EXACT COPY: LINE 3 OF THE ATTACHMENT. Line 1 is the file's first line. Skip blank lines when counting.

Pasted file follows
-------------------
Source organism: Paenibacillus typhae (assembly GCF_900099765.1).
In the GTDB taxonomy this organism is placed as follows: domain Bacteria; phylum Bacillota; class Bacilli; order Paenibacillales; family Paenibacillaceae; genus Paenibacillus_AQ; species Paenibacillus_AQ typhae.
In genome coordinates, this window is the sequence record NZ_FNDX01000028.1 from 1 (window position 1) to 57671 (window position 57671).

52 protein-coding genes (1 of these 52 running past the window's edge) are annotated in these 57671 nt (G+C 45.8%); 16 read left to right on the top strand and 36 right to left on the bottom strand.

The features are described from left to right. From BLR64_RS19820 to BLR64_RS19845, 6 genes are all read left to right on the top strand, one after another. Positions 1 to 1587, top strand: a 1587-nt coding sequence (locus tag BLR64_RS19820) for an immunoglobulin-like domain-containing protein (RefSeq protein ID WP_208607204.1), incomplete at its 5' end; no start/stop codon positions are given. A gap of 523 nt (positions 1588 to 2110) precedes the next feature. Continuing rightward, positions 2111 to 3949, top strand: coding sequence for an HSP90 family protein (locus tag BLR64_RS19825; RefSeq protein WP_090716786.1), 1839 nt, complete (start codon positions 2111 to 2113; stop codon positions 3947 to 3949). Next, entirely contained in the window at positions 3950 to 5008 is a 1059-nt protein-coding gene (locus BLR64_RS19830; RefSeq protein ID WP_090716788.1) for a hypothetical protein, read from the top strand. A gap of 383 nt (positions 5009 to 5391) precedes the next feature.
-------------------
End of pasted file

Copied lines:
In genome coordinates, this window is the sequence record NZ_FNDX01000028.1 from 1 (window position 1) to 57671 (window position 57671).